Wednesday, December 05, 2007

El Camino Sushi

I love sushi, but I don't eat it all that often for two reasons: the first is that the sushi joints I like are either too far away or too expensive for daily use, and the second is... well, if I put the second reason in print, I'll get smacked when I get home.

Since we moved to Pacifica, we've been on a quest to find local places to dine. Nona's, at Lindamar Beach, is a favorite, as is Toto's Pizza. And we've started to find some others in the Sunset District, like The Pizza Place on Noriega (no really, that's the name). After two-plus years, we're only now finding a good selection of places that we'd try for a second time. Lately, we've been heading to West Portal, but that's a subject for another post... On to sushi!

When we look for places to eat, we usually drive up and down El Camino Real, and usually between Westborough Blvd. (the main feeder to our house) and Millbrae Ave. (near Yumy Yogurt...). That stretch of El Camino is littered with taquerias and Chinese restaurants, and surprisingly, sushi joints. I always laugh to myself, or make a comment to Sarah, that it's so funny to see sushi joints - where one likes to see operating-room cleanliness - sandwiched between so many random, not-so-clean strip malls, vacuum repair shops, and wig stores. And on a street named "El Camino Real." (Just FYI, that's Spanish for "The Royal Road" or "The King's Highway.")

So, I finally decided to give them all their fair shake! You know - don't judge a book by it's cover and all that crap. I need sushi. I crave sushi. And some of the greatest sushi joints that I've tried in the past haven't looked all that special from the outside. Maybe I'll find a diamond in the rough? Maybe I'll find that little place that no one knows about, that's run by some 90-year-old master sushi chef who gets line-caught fish right off of the boat every morning at 4 AM! Or maybe I'll just get a bacterial infection that cleans me out like an industrial bottle of Draino.

First thing's first - map out the plan. On the map below, you'll see nine push pins within the sushi corridor, as we're going to refer to the shaded area. The seven pins in green are the legitimate joints with El Camino addresses, while the two outliers in blue are close to the route, so we'll give them the benefit of the doubt.

Click Here to View Larger Map

Here's the list, from north to south:
  • Mijouri Sushi Bune Restaurant
  • Sunny Sushi
  • Sushi House
  • Ichiban Sushi
  • Kobe Sake Japanese Sushi Restaurant
  • Okane Sushi
  • Wast Wast Sushi House
  • Sushi Kei
  • Osho Japanese Cuisine

Being someone who thinks in Excel, this has to be a quantitative exercise. I mean, I just can't eat at each of these and then expect to remember if it was good or not. I need a score, a measurement. So, here's the plan:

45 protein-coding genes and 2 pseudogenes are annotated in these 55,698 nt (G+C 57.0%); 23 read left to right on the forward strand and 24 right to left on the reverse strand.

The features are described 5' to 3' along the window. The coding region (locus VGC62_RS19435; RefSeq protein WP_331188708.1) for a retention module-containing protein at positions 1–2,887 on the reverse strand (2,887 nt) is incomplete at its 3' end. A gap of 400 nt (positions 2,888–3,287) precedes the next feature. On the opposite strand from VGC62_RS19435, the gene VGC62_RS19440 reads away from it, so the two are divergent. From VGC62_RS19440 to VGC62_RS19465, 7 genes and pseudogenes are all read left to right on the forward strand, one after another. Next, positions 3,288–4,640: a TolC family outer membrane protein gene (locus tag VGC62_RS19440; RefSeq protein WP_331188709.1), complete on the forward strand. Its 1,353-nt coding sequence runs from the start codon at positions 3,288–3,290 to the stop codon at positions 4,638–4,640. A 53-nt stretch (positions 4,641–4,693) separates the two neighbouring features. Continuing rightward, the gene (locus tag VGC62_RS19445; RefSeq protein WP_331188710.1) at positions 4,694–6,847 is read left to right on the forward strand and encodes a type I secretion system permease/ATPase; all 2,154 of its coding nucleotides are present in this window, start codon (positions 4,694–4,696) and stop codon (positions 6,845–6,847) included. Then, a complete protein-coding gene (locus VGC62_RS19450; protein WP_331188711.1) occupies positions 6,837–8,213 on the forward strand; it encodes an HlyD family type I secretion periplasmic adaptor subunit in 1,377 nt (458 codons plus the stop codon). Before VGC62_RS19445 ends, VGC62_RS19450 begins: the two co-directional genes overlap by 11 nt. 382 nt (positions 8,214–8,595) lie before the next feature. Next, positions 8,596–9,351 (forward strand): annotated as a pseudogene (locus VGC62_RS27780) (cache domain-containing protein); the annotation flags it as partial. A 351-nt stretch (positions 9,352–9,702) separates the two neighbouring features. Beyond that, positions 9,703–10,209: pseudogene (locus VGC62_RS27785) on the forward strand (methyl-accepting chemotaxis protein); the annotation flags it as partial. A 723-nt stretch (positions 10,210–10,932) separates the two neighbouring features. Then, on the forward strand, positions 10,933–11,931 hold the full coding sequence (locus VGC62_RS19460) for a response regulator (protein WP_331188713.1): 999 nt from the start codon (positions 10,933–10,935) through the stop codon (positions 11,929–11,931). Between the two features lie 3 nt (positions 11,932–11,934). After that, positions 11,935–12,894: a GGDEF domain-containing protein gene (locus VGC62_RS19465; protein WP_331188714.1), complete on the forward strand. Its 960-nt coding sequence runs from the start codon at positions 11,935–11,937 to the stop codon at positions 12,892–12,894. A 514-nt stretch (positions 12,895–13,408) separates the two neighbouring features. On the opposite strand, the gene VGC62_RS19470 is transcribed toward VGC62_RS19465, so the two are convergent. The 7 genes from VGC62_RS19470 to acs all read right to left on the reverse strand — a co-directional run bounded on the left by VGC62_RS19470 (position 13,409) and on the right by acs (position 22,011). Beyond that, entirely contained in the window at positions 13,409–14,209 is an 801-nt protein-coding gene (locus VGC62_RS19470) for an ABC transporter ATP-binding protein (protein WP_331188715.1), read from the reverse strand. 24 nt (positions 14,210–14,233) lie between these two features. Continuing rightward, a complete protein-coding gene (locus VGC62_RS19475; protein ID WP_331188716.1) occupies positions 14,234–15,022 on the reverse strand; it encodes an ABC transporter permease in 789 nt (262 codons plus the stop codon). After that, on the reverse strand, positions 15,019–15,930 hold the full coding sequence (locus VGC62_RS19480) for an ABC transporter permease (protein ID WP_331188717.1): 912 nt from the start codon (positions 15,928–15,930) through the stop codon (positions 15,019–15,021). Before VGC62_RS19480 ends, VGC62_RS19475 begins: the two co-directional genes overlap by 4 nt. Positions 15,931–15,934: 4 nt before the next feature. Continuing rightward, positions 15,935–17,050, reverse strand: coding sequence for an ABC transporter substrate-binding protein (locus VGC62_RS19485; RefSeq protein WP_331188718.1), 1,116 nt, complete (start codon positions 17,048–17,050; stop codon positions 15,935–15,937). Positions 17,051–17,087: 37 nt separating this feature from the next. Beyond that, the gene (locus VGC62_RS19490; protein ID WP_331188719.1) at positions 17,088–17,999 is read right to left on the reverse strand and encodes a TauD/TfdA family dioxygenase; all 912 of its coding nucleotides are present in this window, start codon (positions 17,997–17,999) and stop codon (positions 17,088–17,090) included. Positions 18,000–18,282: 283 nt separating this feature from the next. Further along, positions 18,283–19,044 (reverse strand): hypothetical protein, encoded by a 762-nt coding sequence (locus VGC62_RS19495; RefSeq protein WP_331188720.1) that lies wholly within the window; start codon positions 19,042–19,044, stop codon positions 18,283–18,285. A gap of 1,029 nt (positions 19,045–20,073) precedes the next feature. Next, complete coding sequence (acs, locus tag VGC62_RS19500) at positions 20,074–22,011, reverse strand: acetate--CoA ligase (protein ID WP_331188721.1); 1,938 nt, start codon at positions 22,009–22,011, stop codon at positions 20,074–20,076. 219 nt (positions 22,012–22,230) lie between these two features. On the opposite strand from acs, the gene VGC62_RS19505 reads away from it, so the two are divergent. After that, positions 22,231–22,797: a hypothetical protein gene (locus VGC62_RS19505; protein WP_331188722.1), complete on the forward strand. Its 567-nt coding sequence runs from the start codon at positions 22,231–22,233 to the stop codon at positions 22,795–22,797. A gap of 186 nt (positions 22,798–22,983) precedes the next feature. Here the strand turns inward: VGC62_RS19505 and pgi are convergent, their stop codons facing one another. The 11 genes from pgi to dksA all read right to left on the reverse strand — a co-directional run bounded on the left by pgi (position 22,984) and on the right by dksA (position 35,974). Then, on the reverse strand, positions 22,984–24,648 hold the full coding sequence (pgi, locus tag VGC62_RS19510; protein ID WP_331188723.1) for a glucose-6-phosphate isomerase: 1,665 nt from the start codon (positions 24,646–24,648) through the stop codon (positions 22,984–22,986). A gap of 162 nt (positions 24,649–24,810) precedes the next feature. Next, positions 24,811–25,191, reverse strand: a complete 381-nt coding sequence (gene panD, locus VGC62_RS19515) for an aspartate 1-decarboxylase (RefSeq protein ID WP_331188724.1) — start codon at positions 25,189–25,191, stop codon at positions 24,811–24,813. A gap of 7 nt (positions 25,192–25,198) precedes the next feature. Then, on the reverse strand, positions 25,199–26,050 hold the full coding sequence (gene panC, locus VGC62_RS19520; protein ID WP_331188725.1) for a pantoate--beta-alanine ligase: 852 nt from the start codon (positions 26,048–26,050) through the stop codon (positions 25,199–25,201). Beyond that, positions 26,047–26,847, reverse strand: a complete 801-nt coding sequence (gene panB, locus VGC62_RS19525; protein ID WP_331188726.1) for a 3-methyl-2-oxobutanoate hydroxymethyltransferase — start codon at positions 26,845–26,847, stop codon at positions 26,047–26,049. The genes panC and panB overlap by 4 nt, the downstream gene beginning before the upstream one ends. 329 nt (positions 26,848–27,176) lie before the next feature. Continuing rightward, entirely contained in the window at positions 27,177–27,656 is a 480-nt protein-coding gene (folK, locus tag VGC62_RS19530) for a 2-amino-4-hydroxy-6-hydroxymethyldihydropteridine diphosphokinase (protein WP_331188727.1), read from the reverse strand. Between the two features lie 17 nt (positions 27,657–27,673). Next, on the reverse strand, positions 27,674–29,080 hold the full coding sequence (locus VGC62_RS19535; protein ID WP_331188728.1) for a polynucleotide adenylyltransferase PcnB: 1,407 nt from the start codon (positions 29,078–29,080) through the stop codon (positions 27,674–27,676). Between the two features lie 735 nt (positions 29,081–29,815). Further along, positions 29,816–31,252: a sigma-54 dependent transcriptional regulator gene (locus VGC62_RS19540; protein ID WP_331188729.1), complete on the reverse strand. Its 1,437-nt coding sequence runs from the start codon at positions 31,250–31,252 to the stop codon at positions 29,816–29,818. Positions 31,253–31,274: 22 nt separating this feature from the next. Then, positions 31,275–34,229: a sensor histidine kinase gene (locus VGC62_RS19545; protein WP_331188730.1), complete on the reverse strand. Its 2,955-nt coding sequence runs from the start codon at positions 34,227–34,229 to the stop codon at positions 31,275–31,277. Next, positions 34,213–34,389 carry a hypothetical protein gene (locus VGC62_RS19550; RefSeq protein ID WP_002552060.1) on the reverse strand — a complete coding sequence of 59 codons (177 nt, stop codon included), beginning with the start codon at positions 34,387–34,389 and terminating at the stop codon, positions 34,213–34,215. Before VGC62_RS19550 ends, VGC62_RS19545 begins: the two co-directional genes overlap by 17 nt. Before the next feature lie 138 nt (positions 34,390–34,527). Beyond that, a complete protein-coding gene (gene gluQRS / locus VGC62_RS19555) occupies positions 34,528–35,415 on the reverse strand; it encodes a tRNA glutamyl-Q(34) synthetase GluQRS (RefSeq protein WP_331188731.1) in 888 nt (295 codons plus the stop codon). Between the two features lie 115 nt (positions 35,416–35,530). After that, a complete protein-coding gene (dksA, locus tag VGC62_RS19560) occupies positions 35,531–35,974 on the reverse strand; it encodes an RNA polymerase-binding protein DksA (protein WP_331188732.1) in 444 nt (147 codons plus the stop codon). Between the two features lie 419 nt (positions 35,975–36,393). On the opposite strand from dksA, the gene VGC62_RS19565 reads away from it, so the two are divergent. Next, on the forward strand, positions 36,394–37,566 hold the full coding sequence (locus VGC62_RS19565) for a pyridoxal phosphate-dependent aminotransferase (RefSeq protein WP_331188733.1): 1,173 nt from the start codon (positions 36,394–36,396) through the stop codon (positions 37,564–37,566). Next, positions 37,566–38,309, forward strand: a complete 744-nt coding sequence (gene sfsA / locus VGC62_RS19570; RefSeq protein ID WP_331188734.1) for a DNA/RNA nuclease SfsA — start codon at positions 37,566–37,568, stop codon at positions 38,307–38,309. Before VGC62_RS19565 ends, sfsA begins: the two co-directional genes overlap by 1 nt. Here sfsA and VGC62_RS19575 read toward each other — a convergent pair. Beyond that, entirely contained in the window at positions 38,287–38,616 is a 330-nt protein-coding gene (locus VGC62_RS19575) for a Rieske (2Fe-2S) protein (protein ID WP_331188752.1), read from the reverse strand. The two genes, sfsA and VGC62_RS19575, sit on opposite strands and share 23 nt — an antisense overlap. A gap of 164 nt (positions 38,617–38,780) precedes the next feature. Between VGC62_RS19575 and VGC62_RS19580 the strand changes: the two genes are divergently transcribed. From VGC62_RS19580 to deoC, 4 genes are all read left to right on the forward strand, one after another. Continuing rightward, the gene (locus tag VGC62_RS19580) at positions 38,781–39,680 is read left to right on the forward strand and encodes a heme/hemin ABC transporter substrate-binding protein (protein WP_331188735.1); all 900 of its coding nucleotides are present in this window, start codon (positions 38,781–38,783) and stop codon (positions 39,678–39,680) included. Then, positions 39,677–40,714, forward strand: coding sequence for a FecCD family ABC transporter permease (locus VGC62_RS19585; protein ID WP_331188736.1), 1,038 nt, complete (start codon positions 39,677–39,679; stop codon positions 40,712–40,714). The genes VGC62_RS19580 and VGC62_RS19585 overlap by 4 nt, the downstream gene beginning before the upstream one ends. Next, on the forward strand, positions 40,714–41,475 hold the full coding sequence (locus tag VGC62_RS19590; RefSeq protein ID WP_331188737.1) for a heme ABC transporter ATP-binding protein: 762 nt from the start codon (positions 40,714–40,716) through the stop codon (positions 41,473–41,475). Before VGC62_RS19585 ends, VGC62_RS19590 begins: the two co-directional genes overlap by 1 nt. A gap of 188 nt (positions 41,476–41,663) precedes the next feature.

1. Each joint will be sampled for dinner, not lunch. I want to be able to relax over the fish, not just scarf it down.
  2. For the most part, I'll get the orders "to go." But, I will order them in the place and wait for my order while I absorb the scene.
  3. I'll order a selection of "standard" items at each place, and then add on an additional roll and a few additional nigiri items that are specialties, either listed on their daily board, by menu highlights, or by asking the server for "what's good today."
  4. The standard items will be (pretty normal stuff, but I'm sure some places will be out of a few, which is why I list so many):
    • Hamachi (Yellowtail)
    • Hirame (Flounder)
    • Maguro (Tuna)
    • Saba (Mackerel)
    • Sake (Salmon)
    • Uni (Sea Urchin)
    • California roll
    • Spicy tuna hand roll
  5. For the "special" items, I'll go for one of their signature rolls, and one or two selections of Nigiri that they recommend. I'll try to stay away from Toro, since I'd like to stay on a budget, and from any shellfish, veggie rolls, crazy-ass $20 rolls, or salads. This is pure sushi!
  6. For the full taste of the establishment, I'll use their included chopsticks and soy sauce. Plus, that'll save me like 18 cents per joint from not using my own soy or imparting wear and tear on my personal chopsticks.

Judging the food will be equally rigid:

  1. 30 points - Fish Freshness, Texture, and Taste - It better be fresh, firm, and tasty.
  2. 30 points - Rice Texture, Stickiness, and Taste - I have to admit that I like my rice sticky, but I also like it to have some flavor, and I like it to be a bit warm.
  3. 10 points - Nori Taste and Texture - Since rolls are in the mix, they'd better be good.
  4. 10 points - Creativity - Their specialties better be special.
  5. 20 points - Vibe - This covers cleanliness (the Sarah test), crowds (are other people eating there), waitstaff (were they nice), etc. Basically, would I go back with someone else.
  6. I'll also post the total price, and the price for the standard items (if I remember to write them down... I should buy an iPhone for this project!)

Hopefully, I can get started this week. But, with nine joints and the pace at which I eat sushi, this may take a while. Stay tuned...

Let the soy sauce flow!